Friday, 18 May 2012

Chicken Chettinad

A few weeks ago, I was browsing through a few of the recipes I collected from my family. When I was back in India, I got into a habit of collecting recipes of the dishes that my mum and family cooked for us, and I also made it a point to get all the recipes that I could from my grandmothers as well. My grandmothers are quite elderly, and very often don't remember exactly how to make a recipe, even though they are able to tell me how it should taste and what the flavours are. In which case, I have to clarify several times with my mum and aunts to make a certain dish, and the ingredients for it. It's an interesting process for sure, almost like a jigsaw and when the pieces all fit, its a really great feeling of recreating a dish that predates me :)

Chicken Chettinad

That said, this dish wasn't one of those kinds. This recipe is an Indian classic, a fiery, rich South Indian curry, that most Indians are familiar with. Chicken Chettinad is a dish from the Chettinad region of Tamil Nadu, and is characterised by its predominant notes of fennel, star anise and chilli. It has a gorgeous ruby red colour, and nuanced flavours, and with its creamy coconut-spice flavours, its a dish that I keep coming back to when I want a special dinner.

Every household in South India will probably have its own recipe for this dish. Mine comes from my little sister Carol, who is a really good cook as well. I believe she got it from one of our neighbours, who got it from one of her friends, whose family is Tamilian. I love all these crazy connections in Indian families, but I can vouch for the fact that they sure do produce some lovely, quirky recipes.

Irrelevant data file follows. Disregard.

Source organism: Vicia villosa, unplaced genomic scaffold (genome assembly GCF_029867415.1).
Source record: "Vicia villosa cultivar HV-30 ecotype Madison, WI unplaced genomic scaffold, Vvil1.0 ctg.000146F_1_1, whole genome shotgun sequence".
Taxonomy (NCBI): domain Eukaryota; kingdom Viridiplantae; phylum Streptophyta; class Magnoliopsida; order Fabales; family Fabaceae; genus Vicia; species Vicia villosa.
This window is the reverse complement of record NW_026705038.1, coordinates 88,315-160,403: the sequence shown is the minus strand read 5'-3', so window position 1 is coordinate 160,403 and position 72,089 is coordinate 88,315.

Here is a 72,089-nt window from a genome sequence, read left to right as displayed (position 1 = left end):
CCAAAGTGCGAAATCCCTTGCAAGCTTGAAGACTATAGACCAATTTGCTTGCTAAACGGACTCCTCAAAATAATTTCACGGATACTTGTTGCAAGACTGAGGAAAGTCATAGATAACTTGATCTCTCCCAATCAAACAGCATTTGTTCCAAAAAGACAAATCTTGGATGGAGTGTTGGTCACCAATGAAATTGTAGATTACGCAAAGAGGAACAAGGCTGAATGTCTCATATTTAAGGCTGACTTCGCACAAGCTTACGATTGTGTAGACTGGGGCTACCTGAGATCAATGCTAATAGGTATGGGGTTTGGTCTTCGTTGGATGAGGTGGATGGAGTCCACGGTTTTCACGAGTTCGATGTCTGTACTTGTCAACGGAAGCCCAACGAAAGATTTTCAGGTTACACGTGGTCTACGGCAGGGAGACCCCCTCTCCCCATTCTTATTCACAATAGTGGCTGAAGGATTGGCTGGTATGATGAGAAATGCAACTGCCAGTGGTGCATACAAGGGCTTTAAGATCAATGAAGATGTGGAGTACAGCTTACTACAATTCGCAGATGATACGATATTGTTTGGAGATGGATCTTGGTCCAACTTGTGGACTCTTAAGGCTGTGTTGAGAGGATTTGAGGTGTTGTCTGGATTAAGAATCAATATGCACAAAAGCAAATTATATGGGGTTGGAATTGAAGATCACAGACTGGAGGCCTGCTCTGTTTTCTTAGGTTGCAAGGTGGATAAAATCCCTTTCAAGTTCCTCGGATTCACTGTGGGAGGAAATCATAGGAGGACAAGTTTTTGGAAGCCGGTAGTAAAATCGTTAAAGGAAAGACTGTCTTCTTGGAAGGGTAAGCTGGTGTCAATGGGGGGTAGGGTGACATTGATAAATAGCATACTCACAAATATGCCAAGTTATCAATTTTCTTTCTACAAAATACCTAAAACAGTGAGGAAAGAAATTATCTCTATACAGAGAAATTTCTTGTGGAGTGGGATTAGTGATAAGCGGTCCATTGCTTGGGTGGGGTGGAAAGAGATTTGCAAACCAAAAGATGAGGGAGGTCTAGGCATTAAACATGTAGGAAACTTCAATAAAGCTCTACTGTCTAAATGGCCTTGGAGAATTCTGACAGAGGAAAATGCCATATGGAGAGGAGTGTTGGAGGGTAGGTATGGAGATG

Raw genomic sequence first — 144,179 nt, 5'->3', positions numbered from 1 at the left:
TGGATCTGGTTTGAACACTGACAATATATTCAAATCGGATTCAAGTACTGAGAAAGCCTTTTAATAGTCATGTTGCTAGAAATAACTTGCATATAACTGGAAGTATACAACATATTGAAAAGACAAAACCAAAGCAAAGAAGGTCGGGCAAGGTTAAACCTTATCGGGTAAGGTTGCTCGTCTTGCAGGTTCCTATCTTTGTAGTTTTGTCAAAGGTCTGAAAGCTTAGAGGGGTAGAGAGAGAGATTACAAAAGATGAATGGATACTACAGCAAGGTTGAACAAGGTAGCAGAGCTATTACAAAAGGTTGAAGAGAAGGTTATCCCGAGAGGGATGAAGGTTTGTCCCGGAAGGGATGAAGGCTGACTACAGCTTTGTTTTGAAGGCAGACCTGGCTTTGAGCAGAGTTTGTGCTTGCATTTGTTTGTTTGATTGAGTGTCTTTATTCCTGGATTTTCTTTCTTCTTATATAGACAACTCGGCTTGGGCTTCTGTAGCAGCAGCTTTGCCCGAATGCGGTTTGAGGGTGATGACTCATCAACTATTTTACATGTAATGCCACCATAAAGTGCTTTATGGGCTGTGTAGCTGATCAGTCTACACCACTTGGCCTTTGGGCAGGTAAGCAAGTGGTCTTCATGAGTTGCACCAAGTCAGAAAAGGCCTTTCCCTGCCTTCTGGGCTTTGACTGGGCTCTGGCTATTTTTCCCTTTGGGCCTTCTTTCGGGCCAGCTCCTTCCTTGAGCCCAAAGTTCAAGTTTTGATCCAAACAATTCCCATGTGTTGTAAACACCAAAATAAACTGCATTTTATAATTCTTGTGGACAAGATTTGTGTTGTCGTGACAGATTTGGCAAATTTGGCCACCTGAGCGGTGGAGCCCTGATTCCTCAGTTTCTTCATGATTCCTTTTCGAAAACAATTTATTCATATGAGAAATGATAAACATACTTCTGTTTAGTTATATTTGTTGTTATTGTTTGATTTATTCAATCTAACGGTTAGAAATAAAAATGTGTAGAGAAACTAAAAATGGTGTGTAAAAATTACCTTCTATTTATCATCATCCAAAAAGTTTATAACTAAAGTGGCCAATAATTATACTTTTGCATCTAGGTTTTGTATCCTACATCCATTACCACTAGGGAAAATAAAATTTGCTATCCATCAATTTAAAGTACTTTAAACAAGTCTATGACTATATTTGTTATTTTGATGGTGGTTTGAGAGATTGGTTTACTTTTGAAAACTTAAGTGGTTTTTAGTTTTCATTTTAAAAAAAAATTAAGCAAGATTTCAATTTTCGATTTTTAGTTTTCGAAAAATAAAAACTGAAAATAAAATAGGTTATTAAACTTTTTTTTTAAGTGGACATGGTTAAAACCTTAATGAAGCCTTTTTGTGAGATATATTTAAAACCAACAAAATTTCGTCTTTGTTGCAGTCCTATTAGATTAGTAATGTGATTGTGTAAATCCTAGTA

Chicken Chettinad

I had to rewrite this recipe to make it more accessible, because, as is often the case in Indian recipes, a lot of the quantities are pretty arbitarily handed down. A pinch of this, and a handful of that, and a cup of no discernibly quantity of another thing. I am assuming that this is because each family would like a certain taste to their food, and this affects the way they hand out or record their own recipes. Interesting, sure, helpful, not so much.
But that has forced me to revisit several of my childhood recipes, and in doing so, I discover whole new worlds of taste and flavour. This chicken chettinad, for example. I have browsed around the internet, but I noticed that many things that are standard in online recipes seem to be missing from this one. I actually love the flavour combination in my sister's recipe, so I decided not to tinker with it very much, and the only thing I did was to adjust quantities so that I could easily measure them.

As for the flavour, well, I can only say that its South India in a curry. And if you've ever been to India, you will know exactly what I mean :) Book that holiday now!

Chicken Chettinad


1 kg chicken, cut into bite sized pieces (or use 4 - 6 chicken thighs, cut into two pieces each)
1 - 2 tablespoons coconut oil (or any other oil, except extra virgin olive oil)
Around 8 - 10 curry leaves
1 large onion, diced
1 large tomato, diced
1/2 teaspoon ground turmeric
1/2 teaspoon hot cayenne pepper (or to taste)
Salt to taste
1/2 teaspoon sugar
1 lemon, to squeeze over

Spice Paste:

1 tablespoon coriander seeds
1 teaspoon fennel seeds
1 teaspoon cumin seeds
1/2 teaspoon whole peppercorns
4 cloves
A 3 inch piece of cassia bark
1 whole star anise
7 mild long red chillis
4 cloves garlic
250 ml coconut milk + about 50 ml extra, if desired


In a hot heavy pan, toast the whole spices for the spice paste one by one, until fragrant. Let cool, then transfer to a blender along with the garlic and coconut milk. Blend to a very fine paste.